Sadly, while Malcolm had his kayak out on the river twice this summer, I didn’t have mine out even once.  However, I did have the opportunity to enjoy the water on two occasions, albeit in two very different extremes…

My sister Cathy and I had been talking for a few years about going whitewater rafting, and since we both found ourselves in a situation where we had the time and resources, this turned out to be the year to do it.  So we chose a date, made the reservations, and tried to quiet our nerves.  Okay, I tried to quiet my nerves!  When the time came, I picked her up at her home in Fredericton, and six hours later, we arrived at Crab Apple Whitewater Rafting, located at The Forks in the heart of Maine.  The next morning, we met with the rest of the group for our safety instruction.  After being told about all the things that could happen to us on the water, and learning what to do in various situations, I was even morenervous.  Our guide noticed that we were the only two wearing only a swimsuit and shorts, expressed concern that we might get cold, and recommended renting a wetsuit.  While Cathy opted to take her chances dressed as she was, knowing how easily I get cold, I decided to rent a jacket.  Then after being fitted with our PFDs, we were loaded into the bus, and after a short 20-minute ride, arrived at the base of the Harris Station Dam, where we entered the Kennebec River. 

Then the fun began!  Rapids everywhere!  And waterfalls!  We hit them head-on, sideways, and backwards.  There was laughter and shouting and lots of screaming.  Okay, I admit, I was the only one screaming.  We were soaked within seconds, but fortunately, the water was very, very warm.  After two hours of non-stop excitement, we paddled to the edge of the rushing, thundering river to climb ashore and take a break.  When we were sufficiently rested, we pushed back into the current, and after a couple more series of smaller rapids, sat back and let the raft drift back to the lodge, where we relaxed in the pool and hot tub before enjoying a delicious barbecue meal.  After eating, we watched the video coverage of our trip and viewed the many pictures that were taken, bought a copy of the DVD, and then, after many heartfelt thank-yous and promises to return, we headed out for the six-hour drive back to Canada.  All in all, a most excellent trip!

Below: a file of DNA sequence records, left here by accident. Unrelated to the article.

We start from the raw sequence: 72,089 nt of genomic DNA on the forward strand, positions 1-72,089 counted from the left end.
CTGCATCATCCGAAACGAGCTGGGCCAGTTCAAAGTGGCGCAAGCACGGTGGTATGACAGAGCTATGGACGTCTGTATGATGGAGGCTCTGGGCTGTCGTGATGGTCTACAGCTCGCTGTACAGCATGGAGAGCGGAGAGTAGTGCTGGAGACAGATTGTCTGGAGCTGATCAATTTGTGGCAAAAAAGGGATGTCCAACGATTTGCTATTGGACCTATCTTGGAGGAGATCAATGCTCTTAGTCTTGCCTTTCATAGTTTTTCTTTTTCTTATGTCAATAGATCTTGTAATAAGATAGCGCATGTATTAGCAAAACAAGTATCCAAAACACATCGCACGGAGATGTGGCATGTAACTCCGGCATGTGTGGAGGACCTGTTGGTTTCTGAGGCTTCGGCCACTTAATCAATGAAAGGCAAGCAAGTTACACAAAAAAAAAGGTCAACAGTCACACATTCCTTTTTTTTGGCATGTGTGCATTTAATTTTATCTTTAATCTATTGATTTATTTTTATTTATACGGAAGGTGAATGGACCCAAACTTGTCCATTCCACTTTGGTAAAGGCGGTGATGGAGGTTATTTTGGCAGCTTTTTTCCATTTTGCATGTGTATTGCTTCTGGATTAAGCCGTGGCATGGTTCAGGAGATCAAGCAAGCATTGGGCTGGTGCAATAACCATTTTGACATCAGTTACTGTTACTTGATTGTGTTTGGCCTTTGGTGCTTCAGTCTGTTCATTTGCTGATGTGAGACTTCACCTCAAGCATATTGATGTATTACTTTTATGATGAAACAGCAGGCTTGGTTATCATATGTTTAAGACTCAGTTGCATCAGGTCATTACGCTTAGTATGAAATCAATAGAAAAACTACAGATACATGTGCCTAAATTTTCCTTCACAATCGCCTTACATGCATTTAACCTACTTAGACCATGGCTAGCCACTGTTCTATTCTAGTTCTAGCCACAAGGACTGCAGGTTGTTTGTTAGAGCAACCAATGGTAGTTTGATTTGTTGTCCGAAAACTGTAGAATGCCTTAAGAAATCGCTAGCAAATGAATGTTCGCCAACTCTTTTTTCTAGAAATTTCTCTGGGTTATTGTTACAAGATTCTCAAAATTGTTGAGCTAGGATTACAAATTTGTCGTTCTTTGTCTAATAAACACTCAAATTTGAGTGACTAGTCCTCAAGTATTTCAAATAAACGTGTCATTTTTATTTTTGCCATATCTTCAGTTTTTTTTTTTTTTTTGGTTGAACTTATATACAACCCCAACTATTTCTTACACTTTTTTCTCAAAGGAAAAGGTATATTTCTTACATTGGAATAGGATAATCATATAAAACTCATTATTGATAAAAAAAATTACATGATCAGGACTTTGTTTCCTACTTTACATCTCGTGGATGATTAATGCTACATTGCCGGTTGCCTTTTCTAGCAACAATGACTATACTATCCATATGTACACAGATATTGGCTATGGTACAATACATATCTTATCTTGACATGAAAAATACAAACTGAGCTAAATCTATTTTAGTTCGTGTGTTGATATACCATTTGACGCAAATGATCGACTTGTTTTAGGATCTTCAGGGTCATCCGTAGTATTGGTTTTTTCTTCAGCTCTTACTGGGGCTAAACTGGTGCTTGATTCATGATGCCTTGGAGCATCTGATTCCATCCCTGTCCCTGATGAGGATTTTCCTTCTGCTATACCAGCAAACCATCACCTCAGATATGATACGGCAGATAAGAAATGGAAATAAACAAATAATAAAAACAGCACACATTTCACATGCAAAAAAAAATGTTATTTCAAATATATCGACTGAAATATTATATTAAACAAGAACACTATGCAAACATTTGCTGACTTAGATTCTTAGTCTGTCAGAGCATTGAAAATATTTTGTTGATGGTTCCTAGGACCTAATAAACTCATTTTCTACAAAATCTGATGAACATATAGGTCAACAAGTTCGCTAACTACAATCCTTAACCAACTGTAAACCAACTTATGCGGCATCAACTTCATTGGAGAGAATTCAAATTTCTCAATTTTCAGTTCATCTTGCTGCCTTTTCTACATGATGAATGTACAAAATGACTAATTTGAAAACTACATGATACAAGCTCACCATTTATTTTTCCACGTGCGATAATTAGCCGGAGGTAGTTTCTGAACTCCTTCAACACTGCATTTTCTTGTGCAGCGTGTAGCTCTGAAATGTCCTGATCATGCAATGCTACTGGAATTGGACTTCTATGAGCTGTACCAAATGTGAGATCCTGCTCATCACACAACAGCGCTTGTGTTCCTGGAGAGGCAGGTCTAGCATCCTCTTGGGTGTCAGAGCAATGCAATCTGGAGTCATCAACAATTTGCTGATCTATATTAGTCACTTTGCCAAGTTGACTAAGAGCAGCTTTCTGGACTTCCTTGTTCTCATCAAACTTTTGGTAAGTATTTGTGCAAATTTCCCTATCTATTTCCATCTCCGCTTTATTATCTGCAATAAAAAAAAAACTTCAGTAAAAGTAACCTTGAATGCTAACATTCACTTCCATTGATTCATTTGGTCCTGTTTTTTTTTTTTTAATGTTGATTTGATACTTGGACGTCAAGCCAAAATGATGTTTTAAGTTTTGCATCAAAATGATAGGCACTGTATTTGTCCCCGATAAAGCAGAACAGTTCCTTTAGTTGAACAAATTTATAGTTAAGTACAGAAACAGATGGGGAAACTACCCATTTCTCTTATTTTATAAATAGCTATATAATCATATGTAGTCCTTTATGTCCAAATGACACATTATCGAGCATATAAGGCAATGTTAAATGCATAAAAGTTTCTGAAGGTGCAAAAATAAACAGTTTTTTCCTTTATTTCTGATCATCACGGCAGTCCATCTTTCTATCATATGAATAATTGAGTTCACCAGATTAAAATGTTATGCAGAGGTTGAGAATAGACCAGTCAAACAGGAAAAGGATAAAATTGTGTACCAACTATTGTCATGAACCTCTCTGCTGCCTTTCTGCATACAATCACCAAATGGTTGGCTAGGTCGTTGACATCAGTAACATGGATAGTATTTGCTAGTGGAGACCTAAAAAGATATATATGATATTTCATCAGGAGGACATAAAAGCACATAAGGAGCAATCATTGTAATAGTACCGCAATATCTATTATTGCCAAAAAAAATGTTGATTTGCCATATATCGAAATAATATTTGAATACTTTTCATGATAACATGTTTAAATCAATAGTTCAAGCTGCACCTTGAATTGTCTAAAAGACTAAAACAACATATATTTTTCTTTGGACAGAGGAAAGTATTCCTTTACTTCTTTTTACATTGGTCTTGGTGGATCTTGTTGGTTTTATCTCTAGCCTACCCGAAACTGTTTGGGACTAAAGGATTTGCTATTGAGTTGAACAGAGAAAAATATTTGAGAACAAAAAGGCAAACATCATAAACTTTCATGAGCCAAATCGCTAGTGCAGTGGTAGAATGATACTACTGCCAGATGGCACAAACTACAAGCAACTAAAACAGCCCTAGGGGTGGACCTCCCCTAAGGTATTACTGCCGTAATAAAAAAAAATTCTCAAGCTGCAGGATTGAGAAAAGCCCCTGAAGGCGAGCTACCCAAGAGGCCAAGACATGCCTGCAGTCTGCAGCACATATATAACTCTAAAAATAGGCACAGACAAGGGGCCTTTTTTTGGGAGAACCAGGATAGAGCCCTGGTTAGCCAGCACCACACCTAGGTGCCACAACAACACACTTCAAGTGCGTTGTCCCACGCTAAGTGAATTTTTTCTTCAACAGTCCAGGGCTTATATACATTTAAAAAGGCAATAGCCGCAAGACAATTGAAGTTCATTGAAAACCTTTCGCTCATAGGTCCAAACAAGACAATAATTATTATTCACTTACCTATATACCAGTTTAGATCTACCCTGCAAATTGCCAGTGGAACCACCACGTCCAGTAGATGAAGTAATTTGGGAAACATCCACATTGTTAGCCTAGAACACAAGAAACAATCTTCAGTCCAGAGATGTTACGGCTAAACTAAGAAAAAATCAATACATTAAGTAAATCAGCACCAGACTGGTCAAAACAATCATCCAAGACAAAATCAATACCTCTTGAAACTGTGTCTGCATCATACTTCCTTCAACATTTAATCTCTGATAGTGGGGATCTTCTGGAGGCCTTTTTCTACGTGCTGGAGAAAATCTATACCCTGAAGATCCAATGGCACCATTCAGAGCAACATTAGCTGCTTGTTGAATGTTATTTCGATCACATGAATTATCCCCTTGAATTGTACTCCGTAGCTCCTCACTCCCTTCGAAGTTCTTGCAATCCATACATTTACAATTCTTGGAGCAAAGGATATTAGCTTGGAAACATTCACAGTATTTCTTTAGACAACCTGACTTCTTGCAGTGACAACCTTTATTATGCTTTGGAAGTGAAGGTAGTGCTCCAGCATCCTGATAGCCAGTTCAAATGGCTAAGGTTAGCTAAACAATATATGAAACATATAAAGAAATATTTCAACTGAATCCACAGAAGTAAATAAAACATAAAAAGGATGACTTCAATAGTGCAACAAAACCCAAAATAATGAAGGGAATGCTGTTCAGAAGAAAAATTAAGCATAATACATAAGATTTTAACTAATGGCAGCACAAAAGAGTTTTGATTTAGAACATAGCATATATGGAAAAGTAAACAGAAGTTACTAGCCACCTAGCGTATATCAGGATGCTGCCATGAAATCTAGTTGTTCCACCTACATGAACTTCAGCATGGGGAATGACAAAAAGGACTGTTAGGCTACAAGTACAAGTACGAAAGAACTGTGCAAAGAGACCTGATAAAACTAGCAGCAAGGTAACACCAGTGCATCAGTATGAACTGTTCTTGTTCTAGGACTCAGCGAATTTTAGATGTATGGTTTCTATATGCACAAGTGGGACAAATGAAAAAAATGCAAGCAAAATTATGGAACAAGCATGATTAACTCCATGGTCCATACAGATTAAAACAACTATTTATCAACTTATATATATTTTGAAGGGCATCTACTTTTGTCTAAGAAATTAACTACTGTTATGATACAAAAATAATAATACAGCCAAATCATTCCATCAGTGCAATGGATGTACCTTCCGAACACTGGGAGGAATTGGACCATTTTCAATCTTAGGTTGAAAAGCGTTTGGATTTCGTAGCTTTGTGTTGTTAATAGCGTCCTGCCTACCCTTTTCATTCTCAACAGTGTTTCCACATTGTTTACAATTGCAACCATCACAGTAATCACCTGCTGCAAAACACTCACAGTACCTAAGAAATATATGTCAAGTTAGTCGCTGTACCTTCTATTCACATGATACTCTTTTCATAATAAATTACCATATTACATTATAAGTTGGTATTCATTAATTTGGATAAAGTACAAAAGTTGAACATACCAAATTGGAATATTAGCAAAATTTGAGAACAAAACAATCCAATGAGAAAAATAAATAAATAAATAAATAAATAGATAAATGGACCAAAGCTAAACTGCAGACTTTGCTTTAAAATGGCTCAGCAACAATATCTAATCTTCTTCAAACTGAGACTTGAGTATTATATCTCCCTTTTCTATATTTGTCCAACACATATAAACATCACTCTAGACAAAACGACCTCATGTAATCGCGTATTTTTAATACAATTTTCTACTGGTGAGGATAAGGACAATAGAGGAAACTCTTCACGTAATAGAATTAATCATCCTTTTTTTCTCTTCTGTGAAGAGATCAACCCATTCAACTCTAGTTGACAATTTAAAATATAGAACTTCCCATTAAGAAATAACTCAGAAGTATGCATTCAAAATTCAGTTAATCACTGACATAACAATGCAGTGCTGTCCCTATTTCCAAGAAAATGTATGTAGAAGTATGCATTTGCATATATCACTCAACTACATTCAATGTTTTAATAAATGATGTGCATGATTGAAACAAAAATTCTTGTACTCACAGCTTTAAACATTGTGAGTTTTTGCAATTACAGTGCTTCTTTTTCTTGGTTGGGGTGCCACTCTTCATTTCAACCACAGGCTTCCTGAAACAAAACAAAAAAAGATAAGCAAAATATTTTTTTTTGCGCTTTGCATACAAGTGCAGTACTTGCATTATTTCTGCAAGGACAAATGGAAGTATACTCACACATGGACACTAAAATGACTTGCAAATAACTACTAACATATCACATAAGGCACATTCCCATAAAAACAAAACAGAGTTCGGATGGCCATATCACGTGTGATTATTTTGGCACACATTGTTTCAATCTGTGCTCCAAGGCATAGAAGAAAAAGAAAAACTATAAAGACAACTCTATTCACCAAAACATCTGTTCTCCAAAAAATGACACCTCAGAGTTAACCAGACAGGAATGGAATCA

A couple weeks later, we got together again for another water adventure – we went tubing on the Nashwaak River, just 15 minutes from Cathy’s home.  This trip couldn’t have been more different from our whitewater rafting trip.  We rented inner tubes, were driven upriver, and then entered the water and floated back to where we began.  It was a three-hour float, and very, very relaxing.  We plan to do it again next summer, but we’ll go earlier in the season so the water will be deeper.

I recently watched a show on HGTV about buying a vacation home Punta Cana in the Dominican Republic.  Although we’ve never been to Punta Cana, we have vacationed in Puerto Plata, and saw enough to want to return to the D.R. some day.  So on the show, they were saying you could get a 2 bed /2 bath condo in Punta Cana for 140K+, and a 1 bed/1 bath on the beach for 160K+.  Judging by the properties they showed in the episode, Punta Cana could be a great place to live in the winter and rent out when we’re back home in Canada.  Definitely something worth thinking about.  But I’d have to get a job to finance that.  LOL

Speaking of which, I said right up front that I wanted to take this summer off, and I have.  And I used that time to research what type of work I might like to do for the next 10 years or so, until I really retire, and whether I’m qualified now or need further training.  I’ve decided that I’m finished working in IT; I’ve done the projects, deadlines, overtime and on-call.  Now, I’d like to take advantage of the office skills I’ve accumulated over the years, and land a job as a receptionist / office administrator / administrative assistant.  I’ve written my resume and have begun applying for these types of jobs as they surface.  I haven’t heard back from any of them yet, but it’s still early days.  Also, I’m very fortunate that I have the luxury of being able to apply for only the jobs I’m interested in, instead of applying for many and accepting the first offer I get.  Even so, I’m crossing my fingers that my dream job is just around the corner.

And on that note, it’s time for my daily perusal of the online job sites.

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The Ernie Haase and Signature Sound concert, summer 2009

September 6, 2009 at 9:29 am (Stuff that's on my mind) (, , )

First of all, I need to apologize for my extended absence.  Really, two months of silence is quite unacceptable.  However, in my defense, I just haven’t been in a good place psychologically to offer regular updates, but more on that another time perhaps.  For now, I’ll (hopefully) entertain you with a few posts that describe the highlights of the past two months…

On Saturday July 11, I attended an Ernie Haase and Signature Sound concert at the beautiful Merrill Auditorium in Portland, Maine.  It was a six hour drive from the beach to Portland, and all of it in 27C sunshine.  So naturally, I took advantage of the great weather and drove topless.  The car was topless, that is.  I personally had enough coverage to remain legal.  Barely.  Hah, no pun intended!   And of course, since the effectiveness of my sunscreen ended long before the end of my trip, I ended up getting burned.  Ah well, it happens every year, so despite the discomfort, at least I was happy to get it out of the way.